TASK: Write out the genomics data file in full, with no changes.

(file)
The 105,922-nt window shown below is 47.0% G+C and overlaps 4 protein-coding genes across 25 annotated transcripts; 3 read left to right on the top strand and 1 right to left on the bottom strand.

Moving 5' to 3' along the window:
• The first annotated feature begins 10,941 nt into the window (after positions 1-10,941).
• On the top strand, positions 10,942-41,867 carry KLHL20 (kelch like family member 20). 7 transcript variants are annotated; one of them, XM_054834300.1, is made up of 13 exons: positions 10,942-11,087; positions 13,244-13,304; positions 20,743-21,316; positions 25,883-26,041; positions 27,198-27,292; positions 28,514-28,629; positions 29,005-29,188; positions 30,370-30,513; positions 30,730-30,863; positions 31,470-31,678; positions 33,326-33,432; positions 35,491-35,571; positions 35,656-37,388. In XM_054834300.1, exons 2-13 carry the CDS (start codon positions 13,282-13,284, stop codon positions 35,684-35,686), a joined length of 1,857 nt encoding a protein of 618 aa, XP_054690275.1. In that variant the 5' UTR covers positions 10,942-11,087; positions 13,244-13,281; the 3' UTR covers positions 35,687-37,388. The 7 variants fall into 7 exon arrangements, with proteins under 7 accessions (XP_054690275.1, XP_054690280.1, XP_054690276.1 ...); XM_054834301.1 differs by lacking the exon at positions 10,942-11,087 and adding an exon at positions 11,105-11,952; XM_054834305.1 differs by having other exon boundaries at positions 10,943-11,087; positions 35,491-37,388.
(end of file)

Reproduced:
The 105,922-nt window shown below is 47.0% G+C and overlaps 4 protein-coding genes across 25 annotated transcripts; 3 read left to right on the top strand and 1 right to left on the bottom strand.

Moving 5' to 3' along the window:
• The first annotated feature begins 10,941 nt into the window (after positions 1-10,941).
• On the top strand, positions 10,942-41,867 carry KLHL20 (kelch like family member 20). 7 transcript variants are annotated; one of them, XM_054834300.1, is made up of 13 exons: positions 10,942-11,087; positions 13,244-13,304; positions 20,743-21,316; positions 25,883-26,041; positions 27,198-27,292; positions 28,514-28,629; positions 29,005-29,188; positions 30,370-30,513; positions 30,730-30,863; positions 31,470-31,678; positions 33,326-33,432; positions 35,491-35,571; positions 35,656-37,388. In XM_054834300.1, exons 2-13 carry the CDS (start codon positions 13,282-13,284, stop codon positions 35,684-35,686), a joined length of 1,857 nt encoding a protein of 618 aa, XP_054690275.1. In that variant the 5' UTR covers positions 10,942-11,087; positions 13,244-13,281; the 3' UTR covers positions 35,687-37,388. The 7 variants fall into 7 exon arrangements, with proteins under 7 accessions (XP_054690275.1, XP_054690280.1, XP_054690276.1 ...); XM_054834301.1 differs by lacking the exon at positions 10,942-11,087 and adding an exon at positions 11,105-11,952; XM_054834305.1 differs by having other exon boundaries at positions 10,943-11,087; positions 35,491-37,388.